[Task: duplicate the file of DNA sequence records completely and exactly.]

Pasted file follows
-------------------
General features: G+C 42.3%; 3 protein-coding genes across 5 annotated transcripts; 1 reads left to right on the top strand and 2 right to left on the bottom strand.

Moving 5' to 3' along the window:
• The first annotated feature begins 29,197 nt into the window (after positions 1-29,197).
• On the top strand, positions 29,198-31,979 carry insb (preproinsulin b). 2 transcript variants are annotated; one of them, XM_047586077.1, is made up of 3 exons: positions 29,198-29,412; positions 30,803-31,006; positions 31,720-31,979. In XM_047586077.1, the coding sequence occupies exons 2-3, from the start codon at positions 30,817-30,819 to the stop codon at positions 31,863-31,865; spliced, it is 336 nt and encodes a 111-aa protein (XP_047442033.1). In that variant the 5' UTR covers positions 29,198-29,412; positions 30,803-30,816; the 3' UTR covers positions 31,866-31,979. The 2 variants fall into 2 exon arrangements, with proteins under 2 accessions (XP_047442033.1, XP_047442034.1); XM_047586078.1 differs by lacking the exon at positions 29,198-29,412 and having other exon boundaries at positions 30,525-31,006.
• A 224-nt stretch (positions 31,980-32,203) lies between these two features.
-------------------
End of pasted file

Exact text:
General features: G+C 42.3%; 3 protein-coding genes across 5 annotated transcripts; 1 reads left to right on the top strand and 2 right to left on the bottom strand.

Moving 5' to 3' along the window:
• The first annotated feature begins 29,197 nt into the window (after positions 1-29,197).
• On the top strand, positions 29,198-31,979 carry insb (preproinsulin b). 2 transcript variants are annotated; one of them, XM_047586077.1, is made up of 3 exons: positions 29,198-29,412; positions 30,803-31,006; positions 31,720-31,979. In XM_047586077.1, the coding sequence occupies exons 2-3, from the start codon at positions 30,817-30,819 to the stop codon at positions 31,863-31,865; spliced, it is 336 nt and encodes a 111-aa protein (XP_047442033.1). In that variant the 5' UTR covers positions 29,198-29,412; positions 30,803-30,816; the 3' UTR covers positions 31,866-31,979. The 2 variants fall into 2 exon arrangements, with proteins under 2 accessions (XP_047442033.1, XP_047442034.1); XM_047586078.1 differs by lacking the exon at positions 29,198-29,412 and having other exon boundaries at positions 30,525-31,006.
• A 224-nt stretch (positions 31,980-32,203) lies between these two features.